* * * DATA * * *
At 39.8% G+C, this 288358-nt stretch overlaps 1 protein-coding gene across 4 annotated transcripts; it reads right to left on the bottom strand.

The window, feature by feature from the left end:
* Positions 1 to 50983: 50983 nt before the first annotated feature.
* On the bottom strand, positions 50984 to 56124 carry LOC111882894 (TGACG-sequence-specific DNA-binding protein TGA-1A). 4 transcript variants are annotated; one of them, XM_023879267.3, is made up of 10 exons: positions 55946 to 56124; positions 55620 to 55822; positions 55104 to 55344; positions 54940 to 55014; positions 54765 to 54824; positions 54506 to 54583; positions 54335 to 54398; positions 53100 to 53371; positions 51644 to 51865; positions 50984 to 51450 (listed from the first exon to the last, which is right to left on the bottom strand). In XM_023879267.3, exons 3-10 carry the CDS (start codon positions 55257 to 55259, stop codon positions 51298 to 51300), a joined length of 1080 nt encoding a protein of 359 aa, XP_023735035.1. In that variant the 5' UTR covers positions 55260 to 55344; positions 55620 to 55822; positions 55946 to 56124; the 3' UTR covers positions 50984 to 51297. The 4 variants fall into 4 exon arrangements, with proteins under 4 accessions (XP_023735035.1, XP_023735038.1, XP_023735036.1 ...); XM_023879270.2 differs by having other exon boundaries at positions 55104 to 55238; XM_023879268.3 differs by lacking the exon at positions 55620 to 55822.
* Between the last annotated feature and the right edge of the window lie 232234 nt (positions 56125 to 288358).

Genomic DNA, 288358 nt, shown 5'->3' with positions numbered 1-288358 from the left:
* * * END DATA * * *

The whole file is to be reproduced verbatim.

At 39.8% G+C, this 288358-nt stretch overlaps 1 protein-coding gene across 4 annotated transcripts; it reads right to left on the bottom strand.

The window, feature by feature from the left end:
* Positions 1 to 50983: 50983 nt before the first annotated feature.
* On the bottom strand, positions 50984 to 56124 carry LOC111882894 (TGACG-sequence-specific DNA-binding protein TGA-1A). 4 transcript variants are annotated; one of them, XM_023879267.3, is made up of 10 exons: positions 55946 to 56124; positions 55620 to 55822; positions 55104 to 55344; positions 54940 to 55014; positions 54765 to 54824; positions 54506 to 54583; positions 54335 to 54398; positions 53100 to 53371; positions 51644 to 51865; positions 50984 to 51450 (listed from the first exon to the last, which is right to left on the bottom strand). In XM_023879267.3, exons 3-10 carry the CDS (start codon positions 55257 to 55259, stop codon positions 51298 to 51300), a joined length of 1080 nt encoding a protein of 359 aa, XP_023735035.1. In that variant the 5' UTR covers positions 55260 to 55344; positions 55620 to 55822; positions 55946 to 56124; the 3' UTR covers positions 50984 to 51297. The 4 variants fall into 4 exon arrangements, with proteins under 4 accessions (XP_023735035.1, XP_023735038.1, XP_023735036.1 ...); XM_023879270.2 differs by having other exon boundaries at positions 55104 to 55238; XM_023879268.3 differs by lacking the exon at positions 55620 to 55822.
* Between the last annotated feature and the right edge of the window lie 232234 nt (positions 56125 to 288358).

Genomic DNA, 288358 nt, shown 5'->3' with positions numbered 1-288358 from the left: